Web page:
'Birds Aren't Real' Leader Says Chaotic Morning News Interview Was 'Hit Job'

The leader of the viral 'Birds Aren't Real' Movement said he wanted to step down from his position after a chaotic morning news interview that ended with him choking on his coffee and throwing up on camera. But Peter McIndoe told Newsweek he now thinks it was all a "hit job."

During the entirety of the now-viral interview with WGN-TV in Chicago, McIndoe sipped coffee from a mug as his cat climbed around the kitchen behind him.

McIndoe then took another sip from a coffee mug as a newscaster asked him a question. Before the newscaster could finish, McIndoe choked on his coffee and proceeded to throw up on air.

"Oh my god I'm so nervous," McIndoe said as he put his hands up, face red and coffee still spilling from his mouth. "I'm so sorry."

The clip then switched to B-roll of various Birds Aren't Real supporters but McIndoe's mic was left on. In the background, he could be heard gagging and coughing.

"Birds Aren't Real rarely gets the Mainstream Media platform to share our ideas, so I was very excited going into this interview, but also nervous," McIndoe explained to Newsweek in an email. "When my nerves start crumbling in on me, my belly can start aching and get queasy. The interview started, and I kind of blacked out not sure what I said. Then next thing I knew, I heard the news anchor use the word "Conspiracy Theory" (talking about our movement.) When I heard this I absolutely retched couldn't hold it in."

The basis of the Birds Aren't Real movement is the claim that from 1959 and 2001 the United States government killed over 12 billion birds and replaced them with "sophisticated robot look-alikes capable of mimicking real birds in every way." The replacements would also serve as "the greatest surveillance system ever imagined," according to the Birds Aren't Real website.

In an interview with Newsweek in March, McIndoe said the purpose of the movement is to unveil the truths about the "12 billion robot birds that currently swarm the skies of our nation." He also claimed the movement began in the 1950s although the website currently states it began in 1973.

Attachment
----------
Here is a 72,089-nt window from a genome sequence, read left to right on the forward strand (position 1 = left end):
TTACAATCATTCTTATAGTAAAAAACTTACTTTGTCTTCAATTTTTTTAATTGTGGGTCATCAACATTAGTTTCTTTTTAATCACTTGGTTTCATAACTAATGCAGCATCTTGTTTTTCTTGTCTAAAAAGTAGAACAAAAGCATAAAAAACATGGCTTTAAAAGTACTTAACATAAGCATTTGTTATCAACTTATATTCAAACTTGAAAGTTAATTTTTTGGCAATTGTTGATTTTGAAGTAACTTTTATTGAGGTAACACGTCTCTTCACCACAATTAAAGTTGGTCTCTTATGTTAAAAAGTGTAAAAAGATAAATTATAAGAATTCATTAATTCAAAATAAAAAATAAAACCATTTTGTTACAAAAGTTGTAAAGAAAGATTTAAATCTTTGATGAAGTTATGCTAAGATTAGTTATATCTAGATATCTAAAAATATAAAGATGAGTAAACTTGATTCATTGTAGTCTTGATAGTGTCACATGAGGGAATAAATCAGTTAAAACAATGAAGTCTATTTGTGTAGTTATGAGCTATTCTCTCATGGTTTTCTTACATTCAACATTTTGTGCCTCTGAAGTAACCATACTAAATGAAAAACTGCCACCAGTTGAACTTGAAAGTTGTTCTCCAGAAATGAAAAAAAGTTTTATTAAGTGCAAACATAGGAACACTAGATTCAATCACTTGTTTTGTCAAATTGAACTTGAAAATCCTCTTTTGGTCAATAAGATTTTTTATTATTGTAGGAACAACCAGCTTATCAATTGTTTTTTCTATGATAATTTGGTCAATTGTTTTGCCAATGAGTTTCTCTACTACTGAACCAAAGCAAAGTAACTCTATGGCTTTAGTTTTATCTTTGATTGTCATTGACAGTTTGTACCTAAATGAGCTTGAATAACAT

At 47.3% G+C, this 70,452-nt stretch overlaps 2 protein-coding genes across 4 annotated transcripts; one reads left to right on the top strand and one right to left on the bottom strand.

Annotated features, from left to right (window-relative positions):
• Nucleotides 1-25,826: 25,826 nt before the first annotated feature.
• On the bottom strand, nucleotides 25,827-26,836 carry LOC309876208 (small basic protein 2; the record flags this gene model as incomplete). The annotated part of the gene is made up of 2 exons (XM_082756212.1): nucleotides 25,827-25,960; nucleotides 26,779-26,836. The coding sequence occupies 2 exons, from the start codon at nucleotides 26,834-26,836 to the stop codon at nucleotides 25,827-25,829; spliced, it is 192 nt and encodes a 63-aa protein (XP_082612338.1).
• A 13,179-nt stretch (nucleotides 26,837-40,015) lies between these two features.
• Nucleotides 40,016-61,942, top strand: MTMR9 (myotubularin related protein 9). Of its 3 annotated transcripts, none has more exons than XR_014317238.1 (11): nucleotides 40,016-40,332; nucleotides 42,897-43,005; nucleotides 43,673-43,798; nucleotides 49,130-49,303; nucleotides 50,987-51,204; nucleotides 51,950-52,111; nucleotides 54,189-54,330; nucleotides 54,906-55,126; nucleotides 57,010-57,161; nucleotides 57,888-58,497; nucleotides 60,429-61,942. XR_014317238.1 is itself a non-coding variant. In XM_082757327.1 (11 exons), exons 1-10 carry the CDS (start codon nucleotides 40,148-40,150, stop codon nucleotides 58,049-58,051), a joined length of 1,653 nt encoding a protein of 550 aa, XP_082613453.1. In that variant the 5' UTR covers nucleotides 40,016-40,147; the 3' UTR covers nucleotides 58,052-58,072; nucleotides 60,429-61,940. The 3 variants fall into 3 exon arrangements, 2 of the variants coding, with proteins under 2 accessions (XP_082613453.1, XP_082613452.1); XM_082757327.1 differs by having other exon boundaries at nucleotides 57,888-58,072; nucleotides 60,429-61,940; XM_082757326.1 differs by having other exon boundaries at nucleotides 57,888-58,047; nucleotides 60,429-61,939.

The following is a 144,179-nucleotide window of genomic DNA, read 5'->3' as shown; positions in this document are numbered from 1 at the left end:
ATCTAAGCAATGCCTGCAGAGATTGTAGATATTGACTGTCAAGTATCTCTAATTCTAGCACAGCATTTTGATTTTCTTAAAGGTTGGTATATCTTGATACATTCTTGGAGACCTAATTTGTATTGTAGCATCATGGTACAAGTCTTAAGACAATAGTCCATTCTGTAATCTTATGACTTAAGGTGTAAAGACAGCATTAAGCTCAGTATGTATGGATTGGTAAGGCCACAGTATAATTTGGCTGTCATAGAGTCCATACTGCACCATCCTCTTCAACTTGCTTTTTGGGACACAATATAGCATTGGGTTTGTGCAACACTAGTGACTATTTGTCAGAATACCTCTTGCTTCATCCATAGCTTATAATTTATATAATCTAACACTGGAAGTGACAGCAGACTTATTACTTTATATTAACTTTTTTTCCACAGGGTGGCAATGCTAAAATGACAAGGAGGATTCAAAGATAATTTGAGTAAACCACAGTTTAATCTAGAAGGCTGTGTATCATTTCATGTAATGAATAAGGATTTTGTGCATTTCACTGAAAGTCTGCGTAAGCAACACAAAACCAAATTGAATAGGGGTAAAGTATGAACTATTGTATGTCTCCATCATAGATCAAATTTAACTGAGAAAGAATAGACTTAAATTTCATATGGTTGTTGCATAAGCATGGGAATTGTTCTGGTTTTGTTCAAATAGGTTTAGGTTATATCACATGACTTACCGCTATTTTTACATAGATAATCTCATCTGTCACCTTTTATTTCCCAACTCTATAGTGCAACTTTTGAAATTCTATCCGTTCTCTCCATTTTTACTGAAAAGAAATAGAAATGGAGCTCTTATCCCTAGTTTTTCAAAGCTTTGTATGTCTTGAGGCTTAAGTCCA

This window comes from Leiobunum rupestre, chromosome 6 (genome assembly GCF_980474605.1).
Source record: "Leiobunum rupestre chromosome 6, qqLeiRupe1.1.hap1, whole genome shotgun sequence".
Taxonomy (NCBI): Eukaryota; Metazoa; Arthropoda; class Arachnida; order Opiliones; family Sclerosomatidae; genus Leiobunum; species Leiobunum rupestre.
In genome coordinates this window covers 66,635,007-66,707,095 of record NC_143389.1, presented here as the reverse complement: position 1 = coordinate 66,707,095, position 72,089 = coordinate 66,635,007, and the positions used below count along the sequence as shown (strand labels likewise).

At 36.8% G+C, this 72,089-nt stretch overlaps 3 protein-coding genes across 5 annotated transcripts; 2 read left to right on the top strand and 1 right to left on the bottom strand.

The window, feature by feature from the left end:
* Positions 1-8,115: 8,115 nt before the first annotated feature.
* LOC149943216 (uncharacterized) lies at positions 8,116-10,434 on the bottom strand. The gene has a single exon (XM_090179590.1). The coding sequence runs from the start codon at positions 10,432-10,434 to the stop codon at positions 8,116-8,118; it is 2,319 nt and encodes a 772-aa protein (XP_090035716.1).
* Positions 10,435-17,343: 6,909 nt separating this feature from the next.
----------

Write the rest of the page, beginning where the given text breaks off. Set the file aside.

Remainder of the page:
McIndoe posted the full interview clip on the official 'Birds Aren't Real' Instagram account which boasts 364,000 followers, and wrote in the caption about his disappointment.

"Mortified," the caption read. "Never imagined this amount of embarrassment was possible. I want to apologize to @wgnnews I want to apologize to bird truthers everywhere. The one time the media gives us a platform to spread the truth with the public and I totally messed it up. If you all don't want me to be your spokesman after this I understand."

But in an email to Newsweek, McIndoe said he thinks his coffee was poisoned. He said that immediately after the interview he felt "mortified" and "embarrassed." He said he knew there was pressure to represent the movement on mainstream media and felt a weight on him "like Hercules."

Birds on telephone wires
The viral Birds Aren't Real Movement claims the United States government killed all the birds and replaced them with surveillance drones. Tim Graham/Getty Images

"That interview could have deprogrammed so many blind sheeple watching the mainstream media on a Thursday morning. I could have finally exposed the bird drone surveillance plot to the most blind of audience. But I couldn't keep my stomach beast in my chest," he said.

He explained that after the interview, he felt he could not be a fitting spokesperson for the movement.

"Maybe if the movement had a stronger stomached, better speaker as the spokesman, more people would be awakened. That's really all I want," he said.

But he then explained that he really wasn't that nervous after all and realized how "odd it was that I threw up at that exact moment."

"Then I cracked it," he told Newsweek. "Two words - hit job."

He went on to explain his theory that his coffee was poisoned and suspects it was a "direct hit job by the deep state media."

"Our movement was getting too big and powerful, so they tried to execute the spokesman live on the television news. Me. In front of nations," he wrote.

He also told Newsweek that he is currently testing the coffee remnants for "poison or lethal containments" and that he suspects foul play. He also explained that on Thursday night he had a dream about a four-headed dragon coming out of a volcano.

He claimed the dragon told him he was about to experience a media hit job and that the poisoning on live television news was "just the start."

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